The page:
Rick Ross' Sexist Comments Reveal What Women In Hip-Hop Are Up Against

This isn’t just about Ross, but the ways in which sexism goes unchecked in hip-hop spaces.
Rick Ross attends Haute Living Celebrates Rick Ross at Marion Miami on June 1, 2017 in Miami, Florida.
Rick Ross attends Haute Living Celebrates Rick Ross at Marion Miami on June 1, 2017 in Miami, Florida.
Romain Maurice via Getty Images

On Monday, Rick Ross thought it was perfectly acceptable to say on The Breakfast Club morning radio show that, if he ever signed a female artist to his label, he would probably “end up f**king” them.

Ross went on to explain that signing a female rapper would be a bad business move. “I’m so focused on my business. I gotta be honest with you,” the rapper and producer said.

“You know, she’s looking good. I’m spending so much money on her photo shoots. I gotta f**k her a couple times.”

It would be easy to pass off his comments as a joke, but the interview is just another unfortunate example of a mentality that views women as sexual objects before anything else and therefore ultimately hurts their careers, keeping women out of the male-dominated hip-hop world because they are never seen as equals.

Bear in mind, this is the same man who in 2013 had to issue an apology after he released a song with a verse that seemed to condone date rape with the lyrics: “Put Molly all in the champagne/ She ain’t even know it/I took her home and I enjoyed that/ She ain’t even know it.

And this is the same man who posed for the photo below, ahead of his Breakfast Club interview (Ross is “playfully” grasping Angela Yee, one of the three hosts of the morning show and the only one who challenged his sexist comments):

This isn’t just about Ross, but the ways in which sexism and misogyny ― both explicit and subtle ― go unchecked in hip-hop spaces. Of course, sexist comments like the ones Ross has made in the past are not endemic solely to the hip-hop industry ― the entire music industry is guilty. But the way sexism manifests itself in the world of hip-hop has a unique effect on fans and artists in the genre.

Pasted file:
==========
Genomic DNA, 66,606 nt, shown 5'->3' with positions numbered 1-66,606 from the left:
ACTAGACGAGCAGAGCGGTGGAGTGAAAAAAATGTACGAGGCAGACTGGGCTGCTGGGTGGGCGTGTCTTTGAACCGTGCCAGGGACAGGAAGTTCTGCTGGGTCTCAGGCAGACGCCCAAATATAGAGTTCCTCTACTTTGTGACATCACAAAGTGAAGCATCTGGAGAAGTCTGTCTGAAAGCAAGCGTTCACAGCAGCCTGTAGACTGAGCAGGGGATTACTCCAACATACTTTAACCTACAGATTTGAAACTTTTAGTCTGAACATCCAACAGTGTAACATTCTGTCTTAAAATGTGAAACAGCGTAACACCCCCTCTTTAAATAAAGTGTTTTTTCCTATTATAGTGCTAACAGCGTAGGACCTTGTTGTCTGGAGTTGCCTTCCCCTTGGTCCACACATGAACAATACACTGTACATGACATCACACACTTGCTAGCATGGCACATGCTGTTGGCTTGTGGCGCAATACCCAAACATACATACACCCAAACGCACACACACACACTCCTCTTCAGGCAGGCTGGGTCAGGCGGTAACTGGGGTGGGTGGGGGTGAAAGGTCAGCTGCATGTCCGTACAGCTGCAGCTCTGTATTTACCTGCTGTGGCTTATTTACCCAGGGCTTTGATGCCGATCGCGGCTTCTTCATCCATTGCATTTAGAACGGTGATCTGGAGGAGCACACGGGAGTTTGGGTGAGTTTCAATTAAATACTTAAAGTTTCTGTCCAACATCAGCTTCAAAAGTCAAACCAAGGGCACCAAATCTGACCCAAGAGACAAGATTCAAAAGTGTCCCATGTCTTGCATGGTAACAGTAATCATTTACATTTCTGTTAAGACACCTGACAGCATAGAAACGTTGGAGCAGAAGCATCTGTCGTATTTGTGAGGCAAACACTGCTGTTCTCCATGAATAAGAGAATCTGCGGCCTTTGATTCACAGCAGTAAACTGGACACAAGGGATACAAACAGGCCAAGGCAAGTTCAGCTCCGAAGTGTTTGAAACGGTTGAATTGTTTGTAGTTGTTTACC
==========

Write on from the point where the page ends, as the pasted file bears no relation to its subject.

We see it when rappers like Kodak Black declare that dark-skinned women are undesirable, when female rappers like Princess Nokia get harassed by male fans at their own concerts, when die-hard female hip-hop fans are questioned and condescended to about their music knowledge, when moguls like Dr. Dre are allowed to enjoy 20 years of wild success before reckoning with their past abuses of women.

In other words, Ross’ comments, and the ease with which he said them (whether he was being tongue-in-cheek or not), do not exist in a vacuum. They’re buoyed by a hip-hop tradition in which female hip-hop artists are rarely taken seriously unless they get the co-sign and approval on men, like Nicki Minaj’s connection to Drake and Lil Wayne, Remy Ma’s affiliation with Terror Squad, or Lil Kim’s relationship with Biggie.

Often, these women are just as good if not better rappers than their male counterparts, but it takes twice as much work for them to earn the credit and the respect that they deserve.

The flurry around Ross’ thoughts on signing a woman will surely die down. What shouldn’t, though, is a continued conversation about why opinions like his are harmful.

CORRECTION: A previous version of this article stated that rapper Princess Nokia was physically harassed at a show. To clarify, she was verbally harassed.

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Azealia Banks

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